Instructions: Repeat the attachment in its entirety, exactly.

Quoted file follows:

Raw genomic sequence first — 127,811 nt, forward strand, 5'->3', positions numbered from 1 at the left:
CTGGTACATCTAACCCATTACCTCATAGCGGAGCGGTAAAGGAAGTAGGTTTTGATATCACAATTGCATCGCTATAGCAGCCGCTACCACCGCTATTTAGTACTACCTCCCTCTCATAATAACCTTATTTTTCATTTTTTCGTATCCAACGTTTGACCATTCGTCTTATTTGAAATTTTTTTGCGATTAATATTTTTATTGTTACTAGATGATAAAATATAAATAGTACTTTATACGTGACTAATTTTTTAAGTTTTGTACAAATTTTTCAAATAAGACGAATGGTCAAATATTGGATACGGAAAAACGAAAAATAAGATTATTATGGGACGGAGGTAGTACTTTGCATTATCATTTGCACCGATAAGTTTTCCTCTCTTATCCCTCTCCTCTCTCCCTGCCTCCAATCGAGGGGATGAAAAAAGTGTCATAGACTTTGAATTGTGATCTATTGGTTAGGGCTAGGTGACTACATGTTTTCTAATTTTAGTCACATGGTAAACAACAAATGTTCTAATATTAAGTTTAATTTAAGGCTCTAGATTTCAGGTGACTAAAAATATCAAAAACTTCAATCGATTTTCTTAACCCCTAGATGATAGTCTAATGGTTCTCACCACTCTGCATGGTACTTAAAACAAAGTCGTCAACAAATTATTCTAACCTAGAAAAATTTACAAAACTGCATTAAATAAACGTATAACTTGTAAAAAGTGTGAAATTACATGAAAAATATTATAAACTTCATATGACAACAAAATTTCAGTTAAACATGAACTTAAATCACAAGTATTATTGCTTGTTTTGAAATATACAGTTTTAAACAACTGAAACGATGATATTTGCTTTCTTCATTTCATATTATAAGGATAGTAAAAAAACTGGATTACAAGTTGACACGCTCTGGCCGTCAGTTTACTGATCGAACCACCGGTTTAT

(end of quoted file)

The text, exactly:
Raw genomic sequence first — 127,811 nt, forward strand, 5'->3', positions numbered from 1 at the left:
CTGGTACATCTAACCCATTACCTCATAGCGGAGCGGTAAAGGAAGTAGGTTTTGATATCACAATTGCATCGCTATAGCAGCCGCTACCACCGCTATTTAGTACTACCTCCCTCTCATAATAACCTTATTTTTCATTTTTTCGTATCCAACGTTTGACCATTCGTCTTATTTGAAATTTTTTTGCGATTAATATTTTTATTGTTACTAGATGATAAAATATAAATAGTACTTTATACGTGACTAATTTTTTAAGTTTTGTACAAATTTTTCAAATAAGACGAATGGTCAAATATTGGATACGGAAAAACGAAAAATAAGATTATTATGGGACGGAGGTAGTACTTTGCATTATCATTTGCACCGATAAGTTTTCCTCTCTTATCCCTCTCCTCTCTCCCTGCCTCCAATCGAGGGGATGAAAAAAGTGTCATAGACTTTGAATTGTGATCTATTGGTTAGGGCTAGGTGACTACATGTTTTCTAATTTTAGTCACATGGTAAACAACAAATGTTCTAATATTAAGTTTAATTTAAGGCTCTAGATTTCAGGTGACTAAAAATATCAAAAACTTCAATCGATTTTCTTAACCCCTAGATGATAGTCTAATGGTTCTCACCACTCTGCATGGTACTTAAAACAAAGTCGTCAACAAATTATTCTAACCTAGAAAAATTTACAAAACTGCATTAAATAAACGTATAACTTGTAAAAAGTGTGAAATTACATGAAAAATATTATAAACTTCATATGACAACAAAATTTCAGTTAAACATGAACTTAAATCACAAGTATTATTGCTTGTTTTGAAATATACAGTTTTAAACAACTGAAACGATGATATTTGCTTTCTTCATTTCATATTATAAGGATAGTAAAAAAACTGGATTACAAGTTGACACGCTCTGGCCGTCAGTTTACTGATCGAACCACCGGTTTAT